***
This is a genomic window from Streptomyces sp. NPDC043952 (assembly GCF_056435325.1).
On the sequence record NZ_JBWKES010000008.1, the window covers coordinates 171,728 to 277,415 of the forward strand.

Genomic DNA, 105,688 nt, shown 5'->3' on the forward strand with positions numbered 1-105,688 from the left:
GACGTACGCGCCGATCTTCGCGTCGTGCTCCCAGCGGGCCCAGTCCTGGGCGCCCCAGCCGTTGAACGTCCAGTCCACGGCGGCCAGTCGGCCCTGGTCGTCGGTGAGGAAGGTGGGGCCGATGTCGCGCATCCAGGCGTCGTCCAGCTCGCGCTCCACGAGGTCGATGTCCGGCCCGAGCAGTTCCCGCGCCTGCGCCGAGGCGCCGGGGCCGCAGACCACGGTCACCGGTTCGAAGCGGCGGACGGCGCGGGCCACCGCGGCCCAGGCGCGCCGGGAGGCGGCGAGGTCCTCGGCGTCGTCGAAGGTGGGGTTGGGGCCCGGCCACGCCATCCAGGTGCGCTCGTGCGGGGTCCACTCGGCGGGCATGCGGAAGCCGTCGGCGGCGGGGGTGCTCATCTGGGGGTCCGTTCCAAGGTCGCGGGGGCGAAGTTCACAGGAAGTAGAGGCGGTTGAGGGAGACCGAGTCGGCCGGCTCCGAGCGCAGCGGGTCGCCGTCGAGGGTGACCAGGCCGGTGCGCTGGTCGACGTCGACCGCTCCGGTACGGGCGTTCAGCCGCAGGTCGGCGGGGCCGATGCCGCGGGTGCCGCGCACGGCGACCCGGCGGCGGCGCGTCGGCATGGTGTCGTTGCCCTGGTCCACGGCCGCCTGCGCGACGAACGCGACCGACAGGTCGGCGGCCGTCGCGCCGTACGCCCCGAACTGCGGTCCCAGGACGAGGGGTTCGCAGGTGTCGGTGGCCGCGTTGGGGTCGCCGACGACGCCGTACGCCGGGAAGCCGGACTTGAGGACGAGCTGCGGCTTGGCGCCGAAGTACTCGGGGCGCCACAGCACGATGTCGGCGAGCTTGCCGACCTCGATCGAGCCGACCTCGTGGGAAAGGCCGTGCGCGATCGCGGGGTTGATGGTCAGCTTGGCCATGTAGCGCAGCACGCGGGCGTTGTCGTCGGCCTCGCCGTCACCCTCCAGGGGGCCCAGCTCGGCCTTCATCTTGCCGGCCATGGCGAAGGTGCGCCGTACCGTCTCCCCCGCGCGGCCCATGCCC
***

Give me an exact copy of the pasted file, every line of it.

This is a genomic window from Streptomyces sp. NPDC043952 (assembly GCF_056435325.1).
On the sequence record NZ_JBWKES010000008.1, the window covers coordinates 171,728 to 277,415 of the forward strand.

Genomic DNA, 105,688 nt, shown 5'->3' on the forward strand with positions numbered 1-105,688 from the left:
GACGTACGCGCCGATCTTCGCGTCGTGCTCCCAGCGGGCCCAGTCCTGGGCGCCCCAGCCGTTGAACGTCCAGTCCACGGCGGCCAGTCGGCCCTGGTCGTCGGTGAGGAAGGTGGGGCCGATGTCGCGCATCCAGGCGTCGTCCAGCTCGCGCTCCACGAGGTCGATGTCCGGCCCGAGCAGTTCCCGCGCCTGCGCCGAGGCGCCGGGGCCGCAGACCACGGTCACCGGTTCGAAGCGGCGGACGGCGCGGGCCACCGCGGCCCAGGCGCGCCGGGAGGCGGCGAGGTCCTCGGCGTCGTCGAAGGTGGGGTTGGGGCCCGGCCACGCCATCCAGGTGCGCTCGTGCGGGGTCCACTCGGCGGGCATGCGGAAGCCGTCGGCGGCGGGGGTGCTCATCTGGGGGTCCGTTCCAAGGTCGCGGGGGCGAAGTTCACAGGAAGTAGAGGCGGTTGAGGGAGACCGAGTCGGCCGGCTCCGAGCGCAGCGGGTCGCCGTCGAGGGTGACCAGGCCGGTGCGCTGGTCGACGTCGACCGCTCCGGTACGGGCGTTCAGCCGCAGGTCGGCGGGGCCGATGCCGCGGGTGCCGCGCACGGCGACCCGGCGGCGGCGCGTCGGCATGGTGTCGTTGCCCTGGTCCACGGCCGCCTGCGCGACGAACGCGACCGACAGGTCGGCGGCCGTCGCGCCGTACGCCCCGAACTGCGGTCCCAGGACGAGGGGTTCGCAGGTGTCGGTGGCCGCGTTGGGGTCGCCGACGACGCCGTACGCCGGGAAGCCGGACTTGAGGACGAGCTGCGGCTTGGCGCCGAAGTACTCGGGGCGCCACAGCACGATGTCGGCGAGCTTGCCGACCTCGATCGAGCCGACCTCGTGGGAAAGGCCGTGCGCGATCGCGGGGTTGATGGTCAGCTTGGCCATGTAGCGCAGCACGCGGGCGTTGTCGTCGGCCTCGCCGTCACCCTCCAGGGGGCCCAGCTCGGCCTTCATCTTGCCGGCCATGGCGAAGGTGCGCCGTACCGTCTCCCCCGCGCGGCCCATGCCC